Noticing that the beans which are going to be cupped are slightly lighter – I ask to be told more.
I spent time in Norway,which is “Statistically”, the country that consumes the most coffee per capita. Learning from the less traditional and more innovative independent roasters resulted in producing a lighter roast and more interesting tasting product,” says Renato the owner and partner to Helene.
The fresh beans are ground, meticulously measured and exact quantities administered. Water heated – but not boiled, poured, timed, allowed to settle, and ready to be cupped.
Not knowing what I’m meant to be tasting, the only difference that grabs my attention is that of a fresh “ping” like taste that fills my mouth.
“Even though the beans have a lighter colouring, it doesn’t mean that they’re any weaker. With the Nordic style roast the taste is slightly more acidic but still robust in flavour. We’re always pushing for lighter roasts to bring out more of the sweetness and acidity of the coffee, two ingredients in making coffee special and interesting.” Sweetness and Acidity I think to myself as my mental coffee encyclopaedia increases in size.
My thirst for knowledge and a continuing caffeine rush is at the forefront of my mind and I’m off in search for my final instruction.
Charging into my last lecture theatre – a genuine coffee bar; retro in style and funky- I’m buzzing. Not serving anything other than coffee-in all forms-this is the place where someone needing a caffeine hit is sure to end up.
A 5kg roaster churns away in the corner adding to the perfect lecture theatre. My teachers and store owners- Judd and Carl introduce themselves by pouring me a “flat white.”
“There’re so many aspects to making a good cup of coffee,” starts Judd. “Just as with any trade or art the artist must know what they’re doing. It’s no good supplying a good roasted product if the Baristas aren’t trained in the art of producing a good cup of coffee consistently.”
Carl invites me behind the counter, throws me an apron and introduces me to the hissing, double headed coffee machine which is already spewing out a thick, rich, dark liquid.
“Extraction coffee is what you get from the coffee machines you find in most coffee shops. There are 3 points, besides the water temperature and pressure which are key to producing a decent cup,” starts Carl. “The grind of the coffee, the dose and the tamp.”
Lost at tamp, I cautiously nod.
I watch as beans are thrown into the grinder and soon the machine is in action gnashing away while releasing a tantalizing caffeine rich aroma.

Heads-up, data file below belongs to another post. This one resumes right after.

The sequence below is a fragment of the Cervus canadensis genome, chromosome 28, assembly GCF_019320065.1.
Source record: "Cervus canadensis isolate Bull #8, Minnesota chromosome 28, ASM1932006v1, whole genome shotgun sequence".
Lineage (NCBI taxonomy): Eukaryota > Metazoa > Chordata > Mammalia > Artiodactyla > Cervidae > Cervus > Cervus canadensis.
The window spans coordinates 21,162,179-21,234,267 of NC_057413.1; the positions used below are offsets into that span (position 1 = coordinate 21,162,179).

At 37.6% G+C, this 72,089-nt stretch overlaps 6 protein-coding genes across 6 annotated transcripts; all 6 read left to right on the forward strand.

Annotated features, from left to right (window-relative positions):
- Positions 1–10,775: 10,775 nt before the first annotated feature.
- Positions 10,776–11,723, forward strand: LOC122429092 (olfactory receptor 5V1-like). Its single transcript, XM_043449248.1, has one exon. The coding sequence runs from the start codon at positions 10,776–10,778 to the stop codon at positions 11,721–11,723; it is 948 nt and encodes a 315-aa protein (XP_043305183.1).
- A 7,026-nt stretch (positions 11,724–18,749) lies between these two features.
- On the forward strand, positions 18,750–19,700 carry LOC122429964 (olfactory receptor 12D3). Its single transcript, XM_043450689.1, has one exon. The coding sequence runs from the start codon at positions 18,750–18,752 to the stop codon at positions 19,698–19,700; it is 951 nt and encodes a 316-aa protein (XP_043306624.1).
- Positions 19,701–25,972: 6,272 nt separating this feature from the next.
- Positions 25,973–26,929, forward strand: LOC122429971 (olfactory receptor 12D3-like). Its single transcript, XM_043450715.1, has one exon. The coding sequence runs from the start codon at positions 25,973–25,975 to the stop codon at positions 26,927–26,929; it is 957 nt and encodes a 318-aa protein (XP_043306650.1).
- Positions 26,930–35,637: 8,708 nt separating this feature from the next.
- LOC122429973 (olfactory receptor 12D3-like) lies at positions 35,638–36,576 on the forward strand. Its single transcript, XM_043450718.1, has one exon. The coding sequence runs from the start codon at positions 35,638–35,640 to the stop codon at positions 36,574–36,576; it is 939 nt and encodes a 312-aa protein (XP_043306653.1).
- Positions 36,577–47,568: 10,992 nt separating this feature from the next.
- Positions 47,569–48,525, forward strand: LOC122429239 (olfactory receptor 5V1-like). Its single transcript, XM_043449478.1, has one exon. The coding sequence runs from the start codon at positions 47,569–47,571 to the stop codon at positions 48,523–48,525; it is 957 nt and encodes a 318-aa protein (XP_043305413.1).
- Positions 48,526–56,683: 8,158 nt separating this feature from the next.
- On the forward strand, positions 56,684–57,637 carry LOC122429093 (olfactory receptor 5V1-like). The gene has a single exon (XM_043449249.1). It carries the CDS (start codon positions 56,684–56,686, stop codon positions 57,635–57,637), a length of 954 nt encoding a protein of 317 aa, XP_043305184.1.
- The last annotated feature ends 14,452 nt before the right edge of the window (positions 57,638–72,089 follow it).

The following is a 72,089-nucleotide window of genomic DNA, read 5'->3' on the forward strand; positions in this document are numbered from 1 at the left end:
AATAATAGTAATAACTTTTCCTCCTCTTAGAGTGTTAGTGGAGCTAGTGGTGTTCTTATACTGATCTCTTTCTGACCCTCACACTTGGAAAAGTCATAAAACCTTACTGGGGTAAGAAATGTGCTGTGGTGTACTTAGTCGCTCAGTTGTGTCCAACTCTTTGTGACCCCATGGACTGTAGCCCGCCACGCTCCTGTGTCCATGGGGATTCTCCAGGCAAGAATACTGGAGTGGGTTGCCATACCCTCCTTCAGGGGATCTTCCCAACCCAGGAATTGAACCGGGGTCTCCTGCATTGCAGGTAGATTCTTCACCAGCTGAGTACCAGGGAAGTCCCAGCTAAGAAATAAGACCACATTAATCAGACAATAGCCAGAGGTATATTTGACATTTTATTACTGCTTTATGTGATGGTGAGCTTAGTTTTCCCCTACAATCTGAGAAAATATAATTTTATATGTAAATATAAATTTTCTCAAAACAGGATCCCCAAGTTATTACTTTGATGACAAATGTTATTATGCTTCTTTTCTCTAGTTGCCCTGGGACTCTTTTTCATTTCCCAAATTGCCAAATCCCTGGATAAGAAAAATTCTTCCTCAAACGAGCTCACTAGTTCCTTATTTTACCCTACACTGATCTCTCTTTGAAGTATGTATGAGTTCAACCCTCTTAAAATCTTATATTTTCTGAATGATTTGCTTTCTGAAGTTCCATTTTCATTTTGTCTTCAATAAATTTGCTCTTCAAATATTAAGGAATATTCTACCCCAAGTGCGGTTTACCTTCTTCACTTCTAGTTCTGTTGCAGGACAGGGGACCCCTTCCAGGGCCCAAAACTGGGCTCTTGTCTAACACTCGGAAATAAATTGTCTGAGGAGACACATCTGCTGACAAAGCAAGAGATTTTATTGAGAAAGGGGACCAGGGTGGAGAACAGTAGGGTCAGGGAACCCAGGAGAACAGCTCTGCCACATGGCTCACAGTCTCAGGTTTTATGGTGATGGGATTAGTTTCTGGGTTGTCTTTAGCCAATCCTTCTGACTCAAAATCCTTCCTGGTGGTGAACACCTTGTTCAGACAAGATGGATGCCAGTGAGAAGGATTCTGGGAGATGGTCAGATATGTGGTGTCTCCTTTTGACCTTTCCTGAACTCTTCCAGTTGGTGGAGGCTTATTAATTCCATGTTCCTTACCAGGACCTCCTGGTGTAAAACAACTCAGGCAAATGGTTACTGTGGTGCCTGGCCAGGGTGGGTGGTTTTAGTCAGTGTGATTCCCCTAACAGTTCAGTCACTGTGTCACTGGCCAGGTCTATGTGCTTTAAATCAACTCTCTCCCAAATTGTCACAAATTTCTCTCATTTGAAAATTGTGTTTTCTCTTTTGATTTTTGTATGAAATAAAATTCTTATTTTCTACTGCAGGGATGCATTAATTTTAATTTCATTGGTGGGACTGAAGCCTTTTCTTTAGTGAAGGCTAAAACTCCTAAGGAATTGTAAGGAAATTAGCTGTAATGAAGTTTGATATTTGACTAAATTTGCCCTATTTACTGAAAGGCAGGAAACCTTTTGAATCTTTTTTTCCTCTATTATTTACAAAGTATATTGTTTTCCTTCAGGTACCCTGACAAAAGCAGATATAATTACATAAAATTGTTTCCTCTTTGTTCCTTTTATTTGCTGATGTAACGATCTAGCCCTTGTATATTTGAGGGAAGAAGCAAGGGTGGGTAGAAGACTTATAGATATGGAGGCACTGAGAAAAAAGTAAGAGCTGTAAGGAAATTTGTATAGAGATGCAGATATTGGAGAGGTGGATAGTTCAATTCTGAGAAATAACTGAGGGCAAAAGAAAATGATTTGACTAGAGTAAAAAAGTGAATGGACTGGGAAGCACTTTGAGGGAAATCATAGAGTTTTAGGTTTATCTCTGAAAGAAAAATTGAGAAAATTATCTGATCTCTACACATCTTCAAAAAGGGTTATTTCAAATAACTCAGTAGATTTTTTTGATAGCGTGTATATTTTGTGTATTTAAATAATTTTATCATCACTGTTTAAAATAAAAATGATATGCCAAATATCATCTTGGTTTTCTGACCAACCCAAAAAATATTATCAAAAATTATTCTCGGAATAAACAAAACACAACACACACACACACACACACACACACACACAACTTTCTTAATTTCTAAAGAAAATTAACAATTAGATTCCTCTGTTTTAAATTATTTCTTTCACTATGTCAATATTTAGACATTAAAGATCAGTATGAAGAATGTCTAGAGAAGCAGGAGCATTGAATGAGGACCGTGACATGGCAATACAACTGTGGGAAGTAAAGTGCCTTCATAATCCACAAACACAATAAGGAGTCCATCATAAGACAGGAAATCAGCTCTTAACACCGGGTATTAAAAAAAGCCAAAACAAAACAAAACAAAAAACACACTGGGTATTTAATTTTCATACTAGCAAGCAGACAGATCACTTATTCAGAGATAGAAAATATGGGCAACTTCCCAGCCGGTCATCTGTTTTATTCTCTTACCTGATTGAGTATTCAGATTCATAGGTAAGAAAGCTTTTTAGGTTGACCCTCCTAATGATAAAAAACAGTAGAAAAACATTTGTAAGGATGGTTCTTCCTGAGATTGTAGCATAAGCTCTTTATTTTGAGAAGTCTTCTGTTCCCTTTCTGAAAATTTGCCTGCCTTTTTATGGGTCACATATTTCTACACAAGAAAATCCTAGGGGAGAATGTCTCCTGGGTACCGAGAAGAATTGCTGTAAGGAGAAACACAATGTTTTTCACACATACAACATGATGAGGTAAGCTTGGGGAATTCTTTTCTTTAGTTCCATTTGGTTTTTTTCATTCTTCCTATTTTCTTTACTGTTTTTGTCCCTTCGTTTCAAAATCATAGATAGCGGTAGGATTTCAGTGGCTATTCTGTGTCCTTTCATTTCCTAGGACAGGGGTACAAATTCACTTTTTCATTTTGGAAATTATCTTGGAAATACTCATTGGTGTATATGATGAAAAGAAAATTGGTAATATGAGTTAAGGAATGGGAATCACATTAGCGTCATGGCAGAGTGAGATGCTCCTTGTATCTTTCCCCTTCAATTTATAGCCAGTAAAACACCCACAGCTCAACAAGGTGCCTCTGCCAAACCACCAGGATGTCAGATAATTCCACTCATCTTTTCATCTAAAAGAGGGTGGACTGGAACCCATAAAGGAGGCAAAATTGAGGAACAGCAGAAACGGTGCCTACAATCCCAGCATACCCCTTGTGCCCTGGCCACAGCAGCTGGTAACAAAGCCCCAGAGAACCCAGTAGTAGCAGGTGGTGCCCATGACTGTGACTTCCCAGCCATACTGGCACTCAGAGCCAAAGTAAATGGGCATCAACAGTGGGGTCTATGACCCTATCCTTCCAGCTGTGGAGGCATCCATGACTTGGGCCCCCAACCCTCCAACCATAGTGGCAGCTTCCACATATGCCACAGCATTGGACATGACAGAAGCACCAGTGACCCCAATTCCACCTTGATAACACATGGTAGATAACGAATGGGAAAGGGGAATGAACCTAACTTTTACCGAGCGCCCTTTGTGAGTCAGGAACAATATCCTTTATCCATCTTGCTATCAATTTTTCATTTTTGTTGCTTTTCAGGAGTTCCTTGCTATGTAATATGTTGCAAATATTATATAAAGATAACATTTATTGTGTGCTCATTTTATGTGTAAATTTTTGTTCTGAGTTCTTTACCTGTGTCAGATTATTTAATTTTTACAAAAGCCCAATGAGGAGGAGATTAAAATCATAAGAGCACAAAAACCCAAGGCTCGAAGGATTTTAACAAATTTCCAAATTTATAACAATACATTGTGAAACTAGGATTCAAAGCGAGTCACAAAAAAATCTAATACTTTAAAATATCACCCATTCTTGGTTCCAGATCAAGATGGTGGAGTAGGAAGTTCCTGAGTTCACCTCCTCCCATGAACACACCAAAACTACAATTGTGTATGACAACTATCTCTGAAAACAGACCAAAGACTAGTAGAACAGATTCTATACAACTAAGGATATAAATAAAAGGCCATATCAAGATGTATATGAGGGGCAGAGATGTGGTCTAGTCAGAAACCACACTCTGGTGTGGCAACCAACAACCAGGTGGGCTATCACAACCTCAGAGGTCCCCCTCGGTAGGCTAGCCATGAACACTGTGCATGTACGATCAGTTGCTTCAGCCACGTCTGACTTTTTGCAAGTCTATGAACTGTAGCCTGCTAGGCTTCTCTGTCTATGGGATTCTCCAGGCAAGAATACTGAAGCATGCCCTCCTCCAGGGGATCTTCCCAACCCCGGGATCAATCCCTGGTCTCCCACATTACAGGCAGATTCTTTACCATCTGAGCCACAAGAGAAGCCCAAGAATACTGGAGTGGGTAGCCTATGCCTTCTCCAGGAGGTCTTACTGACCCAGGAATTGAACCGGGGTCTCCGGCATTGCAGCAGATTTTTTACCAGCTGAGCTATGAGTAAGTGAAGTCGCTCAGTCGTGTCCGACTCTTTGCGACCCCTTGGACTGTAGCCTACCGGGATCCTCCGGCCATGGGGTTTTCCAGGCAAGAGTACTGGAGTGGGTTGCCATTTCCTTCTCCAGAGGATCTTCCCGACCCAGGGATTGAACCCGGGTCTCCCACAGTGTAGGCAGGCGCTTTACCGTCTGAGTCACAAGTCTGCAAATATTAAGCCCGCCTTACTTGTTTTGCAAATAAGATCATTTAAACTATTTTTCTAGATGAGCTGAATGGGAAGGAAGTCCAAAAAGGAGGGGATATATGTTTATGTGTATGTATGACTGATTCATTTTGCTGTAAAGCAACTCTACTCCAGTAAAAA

“A fine grind for machine coffee, including Espresso’s, a medium grind if using a paper filter machine and a courser grind if using the popular plunger system,” says Carl as he expertly unhitches one of the portafilters or “handles” from the coffee machine. “The dose of the coffee in the handle is crucial. Too little and the hot water filters through too quickly. Too much and the water struggles to get through or will penetrate the coffee unevenly. The longest it should take from the grinding of the beans to the cup is 4 minutes,” says Carl while picking up a circular stamp- not unlike an olden-day seal – and fitting it perfectly into the coffee grasping head of the handle. Using his body weight he presses or tamps the coffee leaving a smoothly packed dose of the dark, course grind, ready to be extracted.
My mouth salivates at the thought of what the end result will be.
Slotting the handle into its prescribed parking place, a couple of switches later and the dark liquid is filtering into the cup.
“25-30 seconds is all that’s needed for a comprehensive extraction , but it’s important to stop it before the liquid starts to lighten. That can result in a weaker cup of coffee.”
Sweaty palms …
“Most coffees we make are milk based like Flat Whites, Cappuccinos and Lattes, so there’s another dimension that has to be added. The key ingredient – heated milk – should be smooth, creamy and with barely visible bubbles similar to a glossy white paint.
Judd tops up the cup with a swift move of his hand, leaving behind an airbrushed artwork floating on the surface- completing his masterpiece. It seems like a sin to disturb such a work of art but my need for a “kick” and my screaming taste buds quickly put paid to that notion.
Sipping my brew and savouring the experience, with a new found respect for these artisans, I realise that my reputation is no longer in danger.
How to make perfect Plunger coffee:
1. A tablespoon of freshly ground coffee per cup.
2. Boil water then leave to stand for a bit until “off boil”
3. Just pour in enough water to cover the coffee allowing to bubble and release the coffee gases.
4. Fill with enough water for the required servings, briefly stir contents and then place plunger on top. (Only brew as much as you expect to drink as the remains will continue to infuse allowing the bitter flavours to escape.)
5. Allow for 4 minutes of infusing.
6. Pour and enjoy